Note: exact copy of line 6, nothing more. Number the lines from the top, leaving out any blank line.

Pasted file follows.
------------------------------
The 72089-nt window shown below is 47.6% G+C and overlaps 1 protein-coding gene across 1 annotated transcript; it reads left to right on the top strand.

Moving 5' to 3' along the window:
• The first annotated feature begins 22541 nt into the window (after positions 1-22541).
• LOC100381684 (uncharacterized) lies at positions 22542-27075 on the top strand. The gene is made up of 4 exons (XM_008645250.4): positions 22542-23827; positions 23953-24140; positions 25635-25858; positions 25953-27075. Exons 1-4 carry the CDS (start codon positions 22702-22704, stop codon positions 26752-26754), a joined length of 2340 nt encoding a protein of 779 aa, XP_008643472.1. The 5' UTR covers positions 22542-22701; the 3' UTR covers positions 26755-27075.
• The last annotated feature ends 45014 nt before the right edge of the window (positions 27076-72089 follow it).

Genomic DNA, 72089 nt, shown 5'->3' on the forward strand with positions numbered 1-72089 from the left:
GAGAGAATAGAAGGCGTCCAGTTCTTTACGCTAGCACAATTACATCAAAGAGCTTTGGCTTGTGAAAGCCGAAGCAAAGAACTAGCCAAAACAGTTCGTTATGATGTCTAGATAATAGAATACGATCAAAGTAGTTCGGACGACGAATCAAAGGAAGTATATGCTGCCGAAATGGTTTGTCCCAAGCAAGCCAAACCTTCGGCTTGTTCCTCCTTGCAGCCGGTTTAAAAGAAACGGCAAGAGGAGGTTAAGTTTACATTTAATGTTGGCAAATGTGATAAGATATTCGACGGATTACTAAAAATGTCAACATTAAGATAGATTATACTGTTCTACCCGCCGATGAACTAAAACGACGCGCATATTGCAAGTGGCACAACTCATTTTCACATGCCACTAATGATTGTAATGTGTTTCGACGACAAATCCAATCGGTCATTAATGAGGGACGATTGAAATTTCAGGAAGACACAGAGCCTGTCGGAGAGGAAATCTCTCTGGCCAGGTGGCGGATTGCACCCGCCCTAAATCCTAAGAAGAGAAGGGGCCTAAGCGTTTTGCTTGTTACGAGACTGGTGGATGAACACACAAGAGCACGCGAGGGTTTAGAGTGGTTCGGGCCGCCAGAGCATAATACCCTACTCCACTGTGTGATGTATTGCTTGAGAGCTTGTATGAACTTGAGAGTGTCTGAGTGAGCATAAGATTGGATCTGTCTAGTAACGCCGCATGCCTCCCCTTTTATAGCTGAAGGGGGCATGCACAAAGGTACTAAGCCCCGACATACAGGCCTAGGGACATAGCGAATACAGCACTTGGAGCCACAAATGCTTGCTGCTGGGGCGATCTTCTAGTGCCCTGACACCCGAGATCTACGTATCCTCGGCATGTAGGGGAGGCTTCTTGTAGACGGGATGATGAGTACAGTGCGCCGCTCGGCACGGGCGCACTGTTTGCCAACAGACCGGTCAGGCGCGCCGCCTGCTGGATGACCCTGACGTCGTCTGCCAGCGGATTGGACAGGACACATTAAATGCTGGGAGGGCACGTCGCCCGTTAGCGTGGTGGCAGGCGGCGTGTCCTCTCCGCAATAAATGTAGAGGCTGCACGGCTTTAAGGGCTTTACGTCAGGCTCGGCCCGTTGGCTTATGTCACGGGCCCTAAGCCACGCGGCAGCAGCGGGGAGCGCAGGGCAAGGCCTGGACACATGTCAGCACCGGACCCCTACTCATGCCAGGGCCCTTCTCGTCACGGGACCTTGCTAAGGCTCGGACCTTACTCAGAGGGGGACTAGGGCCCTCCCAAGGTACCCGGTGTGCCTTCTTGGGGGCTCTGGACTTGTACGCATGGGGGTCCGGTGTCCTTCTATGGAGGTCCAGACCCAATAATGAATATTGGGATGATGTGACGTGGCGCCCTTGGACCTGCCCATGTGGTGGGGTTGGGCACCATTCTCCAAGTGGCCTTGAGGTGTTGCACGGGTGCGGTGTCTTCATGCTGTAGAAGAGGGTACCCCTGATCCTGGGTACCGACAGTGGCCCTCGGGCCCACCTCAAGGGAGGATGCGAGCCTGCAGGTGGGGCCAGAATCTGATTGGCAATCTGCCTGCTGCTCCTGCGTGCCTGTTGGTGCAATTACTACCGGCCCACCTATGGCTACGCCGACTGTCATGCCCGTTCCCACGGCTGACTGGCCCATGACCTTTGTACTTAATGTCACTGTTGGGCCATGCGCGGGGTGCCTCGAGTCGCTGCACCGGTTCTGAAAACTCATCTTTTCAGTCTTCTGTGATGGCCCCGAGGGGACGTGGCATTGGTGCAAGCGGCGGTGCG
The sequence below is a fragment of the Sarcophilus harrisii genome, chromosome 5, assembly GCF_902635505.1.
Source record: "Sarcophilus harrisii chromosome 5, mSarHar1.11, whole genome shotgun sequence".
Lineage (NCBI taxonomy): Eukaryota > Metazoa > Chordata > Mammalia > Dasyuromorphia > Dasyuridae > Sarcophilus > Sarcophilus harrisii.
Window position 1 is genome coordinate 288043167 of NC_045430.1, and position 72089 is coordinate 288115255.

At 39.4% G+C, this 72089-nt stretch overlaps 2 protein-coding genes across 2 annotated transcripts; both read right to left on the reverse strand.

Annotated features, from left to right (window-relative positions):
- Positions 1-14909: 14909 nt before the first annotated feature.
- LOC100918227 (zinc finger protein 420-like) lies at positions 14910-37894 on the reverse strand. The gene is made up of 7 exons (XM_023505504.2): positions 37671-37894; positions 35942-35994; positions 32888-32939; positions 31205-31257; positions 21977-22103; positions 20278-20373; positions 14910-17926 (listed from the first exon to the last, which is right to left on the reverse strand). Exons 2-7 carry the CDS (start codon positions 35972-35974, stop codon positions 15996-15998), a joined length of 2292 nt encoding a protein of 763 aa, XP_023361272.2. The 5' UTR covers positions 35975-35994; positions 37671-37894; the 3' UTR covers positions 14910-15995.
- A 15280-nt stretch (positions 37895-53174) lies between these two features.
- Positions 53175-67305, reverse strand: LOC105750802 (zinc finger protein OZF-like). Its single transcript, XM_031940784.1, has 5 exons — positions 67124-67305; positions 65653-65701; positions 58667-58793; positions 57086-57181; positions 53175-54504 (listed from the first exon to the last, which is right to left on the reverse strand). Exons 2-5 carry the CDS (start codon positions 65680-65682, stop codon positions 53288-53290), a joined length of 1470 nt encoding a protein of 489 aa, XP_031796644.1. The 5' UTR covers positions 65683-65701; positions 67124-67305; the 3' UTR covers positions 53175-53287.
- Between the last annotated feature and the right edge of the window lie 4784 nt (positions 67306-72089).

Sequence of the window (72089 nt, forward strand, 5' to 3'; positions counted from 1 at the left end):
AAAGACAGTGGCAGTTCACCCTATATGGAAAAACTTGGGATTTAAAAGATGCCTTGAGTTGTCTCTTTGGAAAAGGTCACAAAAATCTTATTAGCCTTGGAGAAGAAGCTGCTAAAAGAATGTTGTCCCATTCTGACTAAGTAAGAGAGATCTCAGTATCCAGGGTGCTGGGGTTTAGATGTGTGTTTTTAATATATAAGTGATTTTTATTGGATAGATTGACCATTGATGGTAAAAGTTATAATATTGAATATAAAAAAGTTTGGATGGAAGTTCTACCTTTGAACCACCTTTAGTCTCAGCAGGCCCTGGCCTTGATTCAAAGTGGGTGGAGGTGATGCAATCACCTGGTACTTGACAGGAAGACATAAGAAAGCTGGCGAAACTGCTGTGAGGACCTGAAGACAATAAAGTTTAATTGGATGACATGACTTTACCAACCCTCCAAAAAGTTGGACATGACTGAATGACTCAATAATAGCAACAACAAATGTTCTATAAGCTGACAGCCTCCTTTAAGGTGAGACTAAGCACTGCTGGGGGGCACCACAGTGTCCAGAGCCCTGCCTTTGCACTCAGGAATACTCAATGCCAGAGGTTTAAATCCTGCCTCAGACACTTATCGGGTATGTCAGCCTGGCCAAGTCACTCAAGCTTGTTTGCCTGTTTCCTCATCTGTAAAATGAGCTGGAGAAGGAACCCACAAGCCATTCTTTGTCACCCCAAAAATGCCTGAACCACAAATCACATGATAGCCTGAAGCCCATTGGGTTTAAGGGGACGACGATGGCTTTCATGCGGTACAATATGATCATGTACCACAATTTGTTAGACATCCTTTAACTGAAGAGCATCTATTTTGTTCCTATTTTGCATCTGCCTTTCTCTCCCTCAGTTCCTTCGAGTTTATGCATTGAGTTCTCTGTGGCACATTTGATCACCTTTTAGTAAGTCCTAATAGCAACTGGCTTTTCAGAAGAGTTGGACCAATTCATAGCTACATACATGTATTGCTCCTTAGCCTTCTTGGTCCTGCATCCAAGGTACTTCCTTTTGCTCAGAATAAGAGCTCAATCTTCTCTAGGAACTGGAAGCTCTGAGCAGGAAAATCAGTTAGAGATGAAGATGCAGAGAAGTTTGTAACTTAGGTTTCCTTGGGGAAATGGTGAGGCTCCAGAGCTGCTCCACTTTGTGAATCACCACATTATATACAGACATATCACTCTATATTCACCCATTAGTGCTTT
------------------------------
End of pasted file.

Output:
Genomic DNA, 72089 nt, shown 5'->3' on the forward strand with positions numbered 1-72089 from the left: